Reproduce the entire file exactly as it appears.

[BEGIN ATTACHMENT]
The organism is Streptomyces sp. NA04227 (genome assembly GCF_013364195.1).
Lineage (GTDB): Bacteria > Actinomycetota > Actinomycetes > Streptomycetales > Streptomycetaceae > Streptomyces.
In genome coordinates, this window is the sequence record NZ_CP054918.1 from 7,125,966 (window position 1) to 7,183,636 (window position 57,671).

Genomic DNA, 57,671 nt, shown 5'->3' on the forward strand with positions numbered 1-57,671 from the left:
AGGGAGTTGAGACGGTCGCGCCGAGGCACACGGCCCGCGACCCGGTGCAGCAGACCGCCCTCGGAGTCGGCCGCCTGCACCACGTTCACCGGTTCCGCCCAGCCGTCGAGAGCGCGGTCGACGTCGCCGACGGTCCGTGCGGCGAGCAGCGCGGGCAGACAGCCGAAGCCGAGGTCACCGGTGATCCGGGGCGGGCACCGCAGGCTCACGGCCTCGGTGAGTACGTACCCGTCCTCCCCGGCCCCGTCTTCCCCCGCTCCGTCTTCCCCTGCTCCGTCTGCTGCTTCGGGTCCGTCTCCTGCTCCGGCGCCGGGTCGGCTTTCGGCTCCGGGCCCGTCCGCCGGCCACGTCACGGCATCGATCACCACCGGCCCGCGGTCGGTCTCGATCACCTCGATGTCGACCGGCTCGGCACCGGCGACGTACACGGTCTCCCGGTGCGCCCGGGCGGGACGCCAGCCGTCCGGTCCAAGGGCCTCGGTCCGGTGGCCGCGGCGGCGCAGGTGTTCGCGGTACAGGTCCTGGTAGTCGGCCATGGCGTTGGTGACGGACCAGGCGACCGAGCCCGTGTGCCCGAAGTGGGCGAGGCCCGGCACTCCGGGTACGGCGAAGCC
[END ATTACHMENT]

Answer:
The organism is Streptomyces sp. NA04227 (genome assembly GCF_013364195.1).
Lineage (GTDB): Bacteria > Actinomycetota > Actinomycetes > Streptomycetales > Streptomycetaceae > Streptomyces.
In genome coordinates, this window is the sequence record NZ_CP054918.1 from 7,125,966 (window position 1) to 7,183,636 (window position 57,671).

Genomic DNA, 57,671 nt, shown 5'->3' on the forward strand with positions numbered 1-57,671 from the left:
AGGGAGTTGAGACGGTCGCGCCGAGGCACACGGCCCGCGACCCGGTGCAGCAGACCGCCCTCGGAGTCGGCCGCCTGCACCACGTTCACCGGTTCCGCCCAGCCGTCGAGAGCGCGGTCGACGTCGCCGACGGTCCGTGCGGCGAGCAGCGCGGGCAGACAGCCGAAGCCGAGGTCACCGGTGATCCGGGGCGGGCACCGCAGGCTCACGGCCTCGGTGAGTACGTACCCGTCCTCCCCGGCCCCGTCTTCCCCCGCTCCGTCTTCCCCTGCTCCGTCTGCTGCTTCGGGTCCGTCTCCTGCTCCGGCGCCGGGTCGGCTTTCGGCTCCGGGCCCGTCCGCCGGCCACGTCACGGCATCGATCACCACCGGCCCGCGGTCGGTCTCGATCACCTCGATGTCGACCGGCTCGGCACCGGCGACGTACACGGTCTCCCGGTGCGCCCGGGCGGGACGCCAGCCGTCCGGTCCAAGGGCCTCGGTCCGGTGGCCGCGGCGGCGCAGGTGTTCGCGGTACAGGTCCTGGTAGTCGGCCATGGCGTTGGTGACGGACCAGGCGACCGAGCCCGTGTGCCCGAAGTGGGCGAGGCCCGGCACTCCGGGTACGGCGAAGCC